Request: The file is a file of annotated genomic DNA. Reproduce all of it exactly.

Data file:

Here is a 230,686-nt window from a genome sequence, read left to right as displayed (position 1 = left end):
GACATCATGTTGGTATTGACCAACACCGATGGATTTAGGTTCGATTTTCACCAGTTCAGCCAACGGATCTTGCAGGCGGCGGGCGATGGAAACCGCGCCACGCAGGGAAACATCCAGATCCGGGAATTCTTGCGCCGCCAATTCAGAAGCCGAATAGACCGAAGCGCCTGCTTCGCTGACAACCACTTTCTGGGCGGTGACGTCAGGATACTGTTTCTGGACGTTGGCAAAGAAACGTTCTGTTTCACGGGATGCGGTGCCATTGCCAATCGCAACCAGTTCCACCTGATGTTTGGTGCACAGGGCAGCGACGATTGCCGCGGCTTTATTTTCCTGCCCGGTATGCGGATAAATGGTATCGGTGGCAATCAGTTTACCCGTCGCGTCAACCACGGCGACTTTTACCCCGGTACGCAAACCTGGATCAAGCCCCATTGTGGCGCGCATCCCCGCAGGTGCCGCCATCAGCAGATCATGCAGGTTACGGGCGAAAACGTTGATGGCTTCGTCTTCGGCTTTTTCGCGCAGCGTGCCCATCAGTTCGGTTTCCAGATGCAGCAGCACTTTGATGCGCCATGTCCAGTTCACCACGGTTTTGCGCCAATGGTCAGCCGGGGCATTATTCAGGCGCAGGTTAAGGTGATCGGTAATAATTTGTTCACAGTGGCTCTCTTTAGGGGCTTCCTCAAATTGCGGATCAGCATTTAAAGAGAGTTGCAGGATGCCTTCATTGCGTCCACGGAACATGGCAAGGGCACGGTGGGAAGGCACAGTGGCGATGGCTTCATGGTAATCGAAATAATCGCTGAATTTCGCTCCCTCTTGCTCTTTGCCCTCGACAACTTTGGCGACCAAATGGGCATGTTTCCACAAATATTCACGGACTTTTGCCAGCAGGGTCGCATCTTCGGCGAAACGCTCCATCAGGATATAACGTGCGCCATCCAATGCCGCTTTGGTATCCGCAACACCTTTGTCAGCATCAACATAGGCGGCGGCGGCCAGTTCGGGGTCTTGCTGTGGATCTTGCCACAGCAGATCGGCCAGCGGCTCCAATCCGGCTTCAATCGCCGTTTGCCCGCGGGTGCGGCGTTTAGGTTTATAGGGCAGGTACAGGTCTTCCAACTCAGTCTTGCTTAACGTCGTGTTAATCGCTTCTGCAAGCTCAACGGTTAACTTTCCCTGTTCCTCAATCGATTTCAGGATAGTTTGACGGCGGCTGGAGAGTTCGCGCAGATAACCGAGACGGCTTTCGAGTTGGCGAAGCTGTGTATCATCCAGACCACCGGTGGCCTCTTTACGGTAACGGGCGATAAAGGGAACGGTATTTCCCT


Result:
Here is a 230,686-nt window from a genome sequence, read left to right as displayed (position 1 = left end):
GACATCATGTTGGTATTGACCAACACCGATGGATTTAGGTTCGATTTTCACCAGTTCAGCCAACGGATCTTGCAGGCGGCGGGCGATGGAAACCGCGCCACGCAGGGAAACATCCAGATCCGGGAATTCTTGCGCCGCCAATTCAGAAGCCGAATAGACCGAAGCGCCTGCTTCGCTGACAACCACTTTCTGGGCGGTGACGTCAGGATACTGTTTCTGGACGTTGGCAAAGAAACGTTCTGTTTCACGGGATGCGGTGCCATTGCCAATCGCAACCAGTTCCACCTGATGTTTGGTGCACAGGGCAGCGACGATTGCCGCGGCTTTATTTTCCTGCCCGGTATGCGGATAAATGGTATCGGTGGCAATCAGTTTACCCGTCGCGTCAACCACGGCGACTTTTACCCCGGTACGCAAACCTGGATCAAGCCCCATTGTGGCGCGCATCCCCGCAGGTGCCGCCATCAGCAGATCATGCAGGTTACGGGCGAAAACGTTGATGGCTTCGTCTTCGGCTTTTTCGCGCAGCGTGCCCATCAGTTCGGTTTCCAGATGCAGCAGCACTTTGATGCGCCATGTCCAGTTCACCACGGTTTTGCGCCAATGGTCAGCCGGGGCATTATTCAGGCGCAGGTTAAGGTGATCGGTAATAATTTGTTCACAGTGGCTCTCTTTAGGGGCTTCCTCAAATTGCGGATCAGCATTTAAAGAGAGTTGCAGGATGCCTTCATTGCGTCCACGGAACATGGCAAGGGCACGGTGGGAAGGCACAGTGGCGATGGCTTCATGGTAATCGAAATAATCGCTGAATTTCGCTCCCTCTTGCTCTTTGCCCTCGACAACTTTGGCGACCAAATGGGCATGTTTCCACAAATATTCACGGACTTTTGCCAGCAGGGTCGCATCTTCGGCGAAACGCTCCATCAGGATATAACGTGCGCCATCCAATGCCGCTTTGGTATCCGCAACACCTTTGTCAGCATCAACATAGGCGGCGGCGGCCAGTTCGGGGTCTTGCTGTGGATCTTGCCACAGCAGATCGGCCAGCGGCTCCAATCCGGCTTCAATCGCCGTTTGCCCGCGGGTGCGGCGTTTAGGTTTATAGGGCAGGTACAGGTCTTCCAACTCAGTCTTGCTTAACGTCGTGTTAATCGCTTCTGCAAGCTCAACGGTTAACTTTCCCTGTTCCTCAATCGATTTCAGGATAGTTTGACGGCGGCTGGAGAGTTCGCGCAGATAACCGAGACGGCTTTCGAGTTGGCGAAGCTGTGTATCATCCAGACCACCGGTGGCCTCTTTACGGTAACGGGCGATAAAGGGAACGGTATTTCCCT